“Keep your head on a swivel!” It is a phrase drilled into every trainee, every officer consistently by all instructors. There is no wonder why; knowing your surroundings at all times is critical, as it allows you to pinpoint threats, alternate routes, people in danger and more. But for this action to become second-nature, it must be practiced constantly, starting in the academy and continuing throughout one’s policing career.
The good news is that most training events can teach officers to keep their heads on a swivel. For example, VirTra’s V-180® and V-300® immersive training simulators are designed to do just that.
The V-180 is a three-screen, 180-degree simulator which officers step up to. By surrounding the officer in VirTra’s seamless high-resolution video, officers feel like they are standing in the shown environment—not the classroom. As the scenario progresses, people and actions will occur on all three screens, teaching trainees to look around the alley, home, or other shown environment to fully understand the situation. To further training and reduce repetition, instructors have the ability to alter branches in the event, thus creating new events on different screens.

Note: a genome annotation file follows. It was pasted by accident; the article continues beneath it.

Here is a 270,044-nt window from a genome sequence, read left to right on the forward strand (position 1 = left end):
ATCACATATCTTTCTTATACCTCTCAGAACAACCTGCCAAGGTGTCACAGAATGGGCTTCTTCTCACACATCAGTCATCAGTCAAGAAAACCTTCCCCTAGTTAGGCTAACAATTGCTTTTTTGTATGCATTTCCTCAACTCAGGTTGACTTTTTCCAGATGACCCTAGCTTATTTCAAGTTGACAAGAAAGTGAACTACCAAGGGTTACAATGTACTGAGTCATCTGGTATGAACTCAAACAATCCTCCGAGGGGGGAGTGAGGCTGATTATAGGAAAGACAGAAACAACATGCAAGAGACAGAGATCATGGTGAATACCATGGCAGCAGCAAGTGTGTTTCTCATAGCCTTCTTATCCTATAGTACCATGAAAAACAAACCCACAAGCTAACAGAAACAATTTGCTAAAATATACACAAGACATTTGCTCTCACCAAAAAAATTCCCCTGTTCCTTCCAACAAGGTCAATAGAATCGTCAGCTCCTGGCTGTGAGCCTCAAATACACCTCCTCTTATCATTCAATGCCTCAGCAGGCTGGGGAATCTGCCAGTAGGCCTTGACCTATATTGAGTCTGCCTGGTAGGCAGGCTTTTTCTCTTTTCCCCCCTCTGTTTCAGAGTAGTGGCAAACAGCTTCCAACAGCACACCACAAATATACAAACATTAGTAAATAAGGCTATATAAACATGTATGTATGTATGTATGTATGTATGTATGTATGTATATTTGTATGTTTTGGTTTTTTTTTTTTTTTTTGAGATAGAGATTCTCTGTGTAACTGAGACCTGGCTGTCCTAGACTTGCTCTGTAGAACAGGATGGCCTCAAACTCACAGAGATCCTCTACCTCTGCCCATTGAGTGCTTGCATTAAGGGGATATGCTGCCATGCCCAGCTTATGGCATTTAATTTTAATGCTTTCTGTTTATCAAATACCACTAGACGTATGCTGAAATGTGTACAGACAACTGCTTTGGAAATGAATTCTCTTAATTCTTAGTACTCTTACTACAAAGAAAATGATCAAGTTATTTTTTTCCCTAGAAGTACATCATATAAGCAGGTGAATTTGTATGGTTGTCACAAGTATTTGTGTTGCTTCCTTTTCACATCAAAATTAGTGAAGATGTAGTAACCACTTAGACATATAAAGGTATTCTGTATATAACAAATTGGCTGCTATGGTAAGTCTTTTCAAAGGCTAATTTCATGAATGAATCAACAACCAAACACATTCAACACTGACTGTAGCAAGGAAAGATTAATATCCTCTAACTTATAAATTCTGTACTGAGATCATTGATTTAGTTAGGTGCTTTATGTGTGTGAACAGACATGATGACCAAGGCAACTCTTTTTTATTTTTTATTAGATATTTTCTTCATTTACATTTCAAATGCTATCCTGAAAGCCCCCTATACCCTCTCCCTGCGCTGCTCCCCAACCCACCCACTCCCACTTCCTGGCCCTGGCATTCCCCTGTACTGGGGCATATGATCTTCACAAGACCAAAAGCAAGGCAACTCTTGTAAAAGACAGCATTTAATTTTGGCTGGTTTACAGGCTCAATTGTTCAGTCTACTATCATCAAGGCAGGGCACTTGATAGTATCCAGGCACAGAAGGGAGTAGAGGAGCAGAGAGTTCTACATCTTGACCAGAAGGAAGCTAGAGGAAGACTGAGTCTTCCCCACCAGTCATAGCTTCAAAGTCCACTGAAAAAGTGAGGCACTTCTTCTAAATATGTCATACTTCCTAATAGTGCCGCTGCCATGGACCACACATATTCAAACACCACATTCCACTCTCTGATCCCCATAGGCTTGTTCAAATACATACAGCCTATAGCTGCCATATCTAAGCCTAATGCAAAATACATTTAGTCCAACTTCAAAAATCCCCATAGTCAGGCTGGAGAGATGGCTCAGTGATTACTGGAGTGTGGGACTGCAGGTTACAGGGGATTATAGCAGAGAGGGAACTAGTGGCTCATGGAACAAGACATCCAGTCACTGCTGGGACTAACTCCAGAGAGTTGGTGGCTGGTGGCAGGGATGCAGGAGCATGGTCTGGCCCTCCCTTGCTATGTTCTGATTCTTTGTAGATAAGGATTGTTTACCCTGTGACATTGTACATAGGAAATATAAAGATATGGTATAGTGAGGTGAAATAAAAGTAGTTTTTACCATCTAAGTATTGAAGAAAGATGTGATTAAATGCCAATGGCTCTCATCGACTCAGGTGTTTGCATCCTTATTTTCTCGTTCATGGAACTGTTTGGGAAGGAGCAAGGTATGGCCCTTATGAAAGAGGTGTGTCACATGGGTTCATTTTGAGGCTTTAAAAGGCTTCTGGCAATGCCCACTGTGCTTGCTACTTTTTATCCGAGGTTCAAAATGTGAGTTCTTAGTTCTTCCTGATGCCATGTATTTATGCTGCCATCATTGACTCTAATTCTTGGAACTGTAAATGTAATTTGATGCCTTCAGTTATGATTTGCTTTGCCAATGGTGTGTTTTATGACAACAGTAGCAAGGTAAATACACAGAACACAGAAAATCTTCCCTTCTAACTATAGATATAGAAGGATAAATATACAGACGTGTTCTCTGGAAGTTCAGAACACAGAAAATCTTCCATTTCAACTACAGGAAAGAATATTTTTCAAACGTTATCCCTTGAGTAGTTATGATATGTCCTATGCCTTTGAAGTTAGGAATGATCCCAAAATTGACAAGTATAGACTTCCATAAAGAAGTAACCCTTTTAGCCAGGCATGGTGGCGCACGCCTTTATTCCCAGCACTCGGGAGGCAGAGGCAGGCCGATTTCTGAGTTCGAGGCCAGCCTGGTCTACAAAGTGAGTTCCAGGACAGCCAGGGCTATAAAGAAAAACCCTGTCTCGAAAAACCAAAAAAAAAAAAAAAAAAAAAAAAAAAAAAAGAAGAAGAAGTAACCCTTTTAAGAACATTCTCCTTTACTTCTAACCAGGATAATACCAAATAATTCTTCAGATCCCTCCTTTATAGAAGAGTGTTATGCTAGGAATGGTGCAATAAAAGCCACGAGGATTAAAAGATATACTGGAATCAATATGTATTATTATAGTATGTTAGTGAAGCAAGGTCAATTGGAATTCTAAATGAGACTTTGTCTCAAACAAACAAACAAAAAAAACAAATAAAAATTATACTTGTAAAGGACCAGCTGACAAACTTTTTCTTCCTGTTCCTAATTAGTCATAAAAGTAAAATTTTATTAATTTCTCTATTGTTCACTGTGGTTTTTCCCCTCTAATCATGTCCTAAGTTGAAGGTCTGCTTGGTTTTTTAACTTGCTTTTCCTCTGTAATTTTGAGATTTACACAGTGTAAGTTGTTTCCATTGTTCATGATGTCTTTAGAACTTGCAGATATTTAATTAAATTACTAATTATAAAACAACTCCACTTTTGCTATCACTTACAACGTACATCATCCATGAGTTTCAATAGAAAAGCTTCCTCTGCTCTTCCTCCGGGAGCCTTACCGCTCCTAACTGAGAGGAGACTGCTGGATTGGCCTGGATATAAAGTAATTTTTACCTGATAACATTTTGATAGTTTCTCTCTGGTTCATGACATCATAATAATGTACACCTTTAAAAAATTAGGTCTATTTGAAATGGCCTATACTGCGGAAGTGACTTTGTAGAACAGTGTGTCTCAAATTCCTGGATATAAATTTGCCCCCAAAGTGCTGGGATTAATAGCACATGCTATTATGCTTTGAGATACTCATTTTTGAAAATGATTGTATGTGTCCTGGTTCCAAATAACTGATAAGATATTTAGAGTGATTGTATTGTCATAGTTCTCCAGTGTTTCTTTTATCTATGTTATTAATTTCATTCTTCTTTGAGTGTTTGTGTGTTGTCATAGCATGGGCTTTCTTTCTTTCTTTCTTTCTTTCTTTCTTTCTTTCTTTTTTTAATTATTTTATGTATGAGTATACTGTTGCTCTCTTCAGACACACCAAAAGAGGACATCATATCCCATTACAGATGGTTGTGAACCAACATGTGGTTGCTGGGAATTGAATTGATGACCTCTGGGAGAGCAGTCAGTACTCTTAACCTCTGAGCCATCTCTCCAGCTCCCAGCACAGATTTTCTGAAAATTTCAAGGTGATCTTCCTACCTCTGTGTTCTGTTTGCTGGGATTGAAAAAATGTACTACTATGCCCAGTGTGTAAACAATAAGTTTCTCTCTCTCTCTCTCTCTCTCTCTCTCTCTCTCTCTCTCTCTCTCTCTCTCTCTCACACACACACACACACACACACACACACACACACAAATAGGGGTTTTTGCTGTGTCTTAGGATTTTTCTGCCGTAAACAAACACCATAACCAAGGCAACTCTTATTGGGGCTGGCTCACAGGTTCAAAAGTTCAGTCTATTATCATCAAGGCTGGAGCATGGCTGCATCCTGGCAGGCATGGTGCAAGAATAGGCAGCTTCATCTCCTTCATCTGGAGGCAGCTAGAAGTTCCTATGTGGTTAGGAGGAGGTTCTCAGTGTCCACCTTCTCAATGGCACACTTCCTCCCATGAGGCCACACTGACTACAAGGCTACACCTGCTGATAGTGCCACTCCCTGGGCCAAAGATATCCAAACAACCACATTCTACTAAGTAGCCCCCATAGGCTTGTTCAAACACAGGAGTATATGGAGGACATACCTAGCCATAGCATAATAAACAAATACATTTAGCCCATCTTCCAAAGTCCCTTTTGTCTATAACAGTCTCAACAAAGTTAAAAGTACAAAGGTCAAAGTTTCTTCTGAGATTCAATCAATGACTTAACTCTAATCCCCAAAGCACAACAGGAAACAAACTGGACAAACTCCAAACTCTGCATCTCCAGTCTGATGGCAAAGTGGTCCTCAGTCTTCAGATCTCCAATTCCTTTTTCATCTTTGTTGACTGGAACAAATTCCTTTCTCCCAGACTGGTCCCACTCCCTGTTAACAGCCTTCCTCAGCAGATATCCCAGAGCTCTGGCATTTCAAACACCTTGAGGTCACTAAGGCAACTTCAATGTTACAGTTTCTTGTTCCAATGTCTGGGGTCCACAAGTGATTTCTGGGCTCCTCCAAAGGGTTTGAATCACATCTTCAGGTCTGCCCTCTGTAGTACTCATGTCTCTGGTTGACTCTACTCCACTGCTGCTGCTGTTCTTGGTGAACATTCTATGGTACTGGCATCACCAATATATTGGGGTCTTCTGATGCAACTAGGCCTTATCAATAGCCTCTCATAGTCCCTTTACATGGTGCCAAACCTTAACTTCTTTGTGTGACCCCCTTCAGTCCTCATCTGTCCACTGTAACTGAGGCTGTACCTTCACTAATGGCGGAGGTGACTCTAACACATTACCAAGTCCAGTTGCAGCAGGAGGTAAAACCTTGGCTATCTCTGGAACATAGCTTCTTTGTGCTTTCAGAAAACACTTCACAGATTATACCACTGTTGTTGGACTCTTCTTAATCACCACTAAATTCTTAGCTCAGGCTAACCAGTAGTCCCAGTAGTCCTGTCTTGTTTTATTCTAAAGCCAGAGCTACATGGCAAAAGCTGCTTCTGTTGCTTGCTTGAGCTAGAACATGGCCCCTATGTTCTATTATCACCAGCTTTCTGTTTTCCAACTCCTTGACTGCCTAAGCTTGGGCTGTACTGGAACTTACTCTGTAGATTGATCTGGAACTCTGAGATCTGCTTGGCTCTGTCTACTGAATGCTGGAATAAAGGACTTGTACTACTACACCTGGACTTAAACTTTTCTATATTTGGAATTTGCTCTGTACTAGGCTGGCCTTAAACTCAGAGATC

While the V-180 is a powerful training tool, the V-300 is the best law enforcement training simulator on the market. Instead of 3 screens, the V-300 boasts 5 screens, which surrounds officers in 300-degrees of real-life action. This training simulator takes the lesson “keep your head on a swivel” to the next level by requiring officers to move around the simulator to get all angles on the situation.
A bigger training simulator allows more officers to train simultaneously, such as a unit, learning to cover one another. Having more screens also allows the scenario to feature events on more screens, which is shown in the VirTra scenario below. Watch as these officers engage in an Active Threat / Active Killer situation, which forces them to move around the simulator to pinpoint and stop all threats.
Teaching your officers to keep their heads on a swivel is a critical tool that may save their lives—and the lives of civilians and suspects alike—in the field. To learn more about how VirTra can aid in this skill, or try it for yourself at an upcoming trade show, talk to a VirTra specialist.